Colin Eason was a rambunctious kid. He parlayed his youthful exuberance into diving for Stillwater and became one of the best to step on the board for the Ponies.
Eason, a multi-sport athlete who has been diving for Stillwater since the seventh grade, set the school’s six-dive record this season with a 334.60. It also was a Suburban East Conference record, breaking state champion John Schmidt’s mark of 311.80 from 2002.
Eason, a senior, remembers first seeing Schmidt’s record on the board above the pool at Stillwater.
“I obviously wanted to beat it, but I never thought I’d do it,” Eason said. “Getting that high of a score was an incredible feeling. It’s a huge honor.”
Stillwater recently replaced Schmidt’s name on the board with Eason’s.
“It blows my mind,” he said.
The compact, athletic Eason also plays soccer for Stillwater in the fall, competes in the pole vault for the track and field team in the spring and likes to wakeboard in the summer.
He stood out the most in the pool, where he was a four-time state qualifying diver. Eason finished in fifth place at this year’s Class 2A state meet, earning all-state honors, with a score of 394.35. He has earned all-conference four times, was a team captain and holds the True Team state record for 11 dives with a 461.80 score.
After this year’s swimming state meet, Eason’s Stillwater teammates voted him the team MVP for the season.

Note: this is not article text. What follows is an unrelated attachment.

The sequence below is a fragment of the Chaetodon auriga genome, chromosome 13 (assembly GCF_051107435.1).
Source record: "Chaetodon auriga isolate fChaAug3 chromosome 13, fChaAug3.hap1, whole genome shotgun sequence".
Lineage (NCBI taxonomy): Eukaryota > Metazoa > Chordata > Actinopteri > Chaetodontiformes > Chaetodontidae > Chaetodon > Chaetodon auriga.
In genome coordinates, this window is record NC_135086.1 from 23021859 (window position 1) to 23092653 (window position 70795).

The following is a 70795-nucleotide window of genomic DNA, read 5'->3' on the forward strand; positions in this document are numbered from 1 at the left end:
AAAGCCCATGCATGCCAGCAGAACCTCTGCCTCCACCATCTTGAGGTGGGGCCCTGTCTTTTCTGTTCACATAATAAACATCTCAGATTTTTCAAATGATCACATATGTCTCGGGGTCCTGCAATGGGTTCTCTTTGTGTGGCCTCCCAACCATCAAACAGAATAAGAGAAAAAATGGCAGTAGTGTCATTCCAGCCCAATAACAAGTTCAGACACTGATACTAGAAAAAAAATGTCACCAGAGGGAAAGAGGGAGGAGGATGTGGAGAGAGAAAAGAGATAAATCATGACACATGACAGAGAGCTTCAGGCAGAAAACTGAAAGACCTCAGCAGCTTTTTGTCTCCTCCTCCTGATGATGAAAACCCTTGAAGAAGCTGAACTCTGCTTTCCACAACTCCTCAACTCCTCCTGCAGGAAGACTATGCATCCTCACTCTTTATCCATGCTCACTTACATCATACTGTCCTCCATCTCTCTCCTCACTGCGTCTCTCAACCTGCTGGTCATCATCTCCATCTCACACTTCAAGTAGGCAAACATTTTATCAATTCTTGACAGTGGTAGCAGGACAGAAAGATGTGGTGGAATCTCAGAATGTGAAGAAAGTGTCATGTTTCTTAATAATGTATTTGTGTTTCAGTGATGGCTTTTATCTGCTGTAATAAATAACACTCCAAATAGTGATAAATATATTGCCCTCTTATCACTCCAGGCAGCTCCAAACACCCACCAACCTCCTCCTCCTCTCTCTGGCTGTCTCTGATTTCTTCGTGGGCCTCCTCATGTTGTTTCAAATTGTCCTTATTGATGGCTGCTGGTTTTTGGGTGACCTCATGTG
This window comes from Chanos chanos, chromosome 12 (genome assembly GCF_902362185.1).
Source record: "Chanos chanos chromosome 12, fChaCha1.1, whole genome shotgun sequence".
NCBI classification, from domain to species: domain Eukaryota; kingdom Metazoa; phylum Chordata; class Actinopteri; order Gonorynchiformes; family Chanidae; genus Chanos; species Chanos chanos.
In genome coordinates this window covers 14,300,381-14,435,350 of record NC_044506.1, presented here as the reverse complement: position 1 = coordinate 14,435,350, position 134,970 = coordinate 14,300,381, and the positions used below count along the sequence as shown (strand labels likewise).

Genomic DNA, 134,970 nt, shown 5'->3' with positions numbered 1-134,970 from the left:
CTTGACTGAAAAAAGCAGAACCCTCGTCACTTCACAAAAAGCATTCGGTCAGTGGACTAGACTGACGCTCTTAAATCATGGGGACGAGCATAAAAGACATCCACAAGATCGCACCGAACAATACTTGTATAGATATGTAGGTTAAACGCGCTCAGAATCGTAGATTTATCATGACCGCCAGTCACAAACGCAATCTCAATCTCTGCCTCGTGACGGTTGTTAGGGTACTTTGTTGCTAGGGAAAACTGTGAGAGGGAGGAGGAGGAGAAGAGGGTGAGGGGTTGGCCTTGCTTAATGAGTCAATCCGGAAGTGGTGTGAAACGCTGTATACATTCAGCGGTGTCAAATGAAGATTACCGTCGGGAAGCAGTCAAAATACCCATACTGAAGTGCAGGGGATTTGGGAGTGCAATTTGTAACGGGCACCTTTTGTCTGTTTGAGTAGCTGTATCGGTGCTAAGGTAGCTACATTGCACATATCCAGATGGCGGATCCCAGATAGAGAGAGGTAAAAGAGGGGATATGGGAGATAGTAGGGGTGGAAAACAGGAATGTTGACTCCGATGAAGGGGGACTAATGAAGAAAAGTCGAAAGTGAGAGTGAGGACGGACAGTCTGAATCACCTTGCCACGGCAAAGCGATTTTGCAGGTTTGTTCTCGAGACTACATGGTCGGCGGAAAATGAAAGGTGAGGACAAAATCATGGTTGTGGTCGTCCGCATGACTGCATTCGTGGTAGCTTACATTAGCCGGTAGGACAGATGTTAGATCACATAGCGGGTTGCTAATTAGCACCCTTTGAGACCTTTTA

“It’s a huge honor,” Eason said. “Those guys mean a lot to me. It’s something special to get recognition from my peers and friends.”
One of those kids who was always doing flips or jumping off slides into neighborhood pools in summer, Eason eventually followed his sister Kaleigh’s footsteps onto the diving board at Stillwater. Kaleigh Eason graduated in 2011 and was a state qualifier for the Ponies. The siblings began diving together during the summers at the University of Minnesota when Colin was in seventh grade.
Both Colin and his sister have been coached by Carrie Madline, a former Ponies swimmer who took over the diving program in the early 1990s.
“She’s taught me everything I know,” Eason said.
Brian Luke, who is in his 40th year as boys and girls’ coach at Stillwater, also coached both Eason siblings. Luke said divers need a combination of fearlessness, focus, coordination and strength.
“They’re the only ones up there. If you make a mistake, you can’t hide it,” said Luke, who entered the Minnesota State Swimming and Diving Coaches Association Hall of Fame in 2012. ”It’s kind of like golf, there’s a lot of pressure and you only get one shot. Colin has been great at it. He’s a top-shelf diver.”
Eason said diving is more mental than physical and relies heavily on kinesthetics — the sense the body has of its position and movement of the muscles, tendons and joints.
“It’s not tiring, but it’s a very physical sport; you move your body in ways people don’t usually do,” Eason said. “But it’s a mind game more than anything.”
Luke said Eason’s teammates have had an abundance of respect for him, as evidenced by the captainship and MVP honors.
“He leads more by example than anything,” Luke said. “He’s not really a ‘rah-rah’ type of guy. But he’s a very, very solid competitor.”
Stillwater finished fifth as a team at this year’s state meet. Since 1975, the Ponies have won four Minnesota State High School League state championships and seven True Team state titles. They have claimed 37 conference championships and 22 section championships, and produced 22 individual state champions and eight gold medal relay teams.
Eason said it’s been special being part of the Ponies tradition.
“On the Stillwater swim team it’s the friendliest environment,” he said. “I’m going to be friends with those guys the rest of my life. Nothing compares to it.”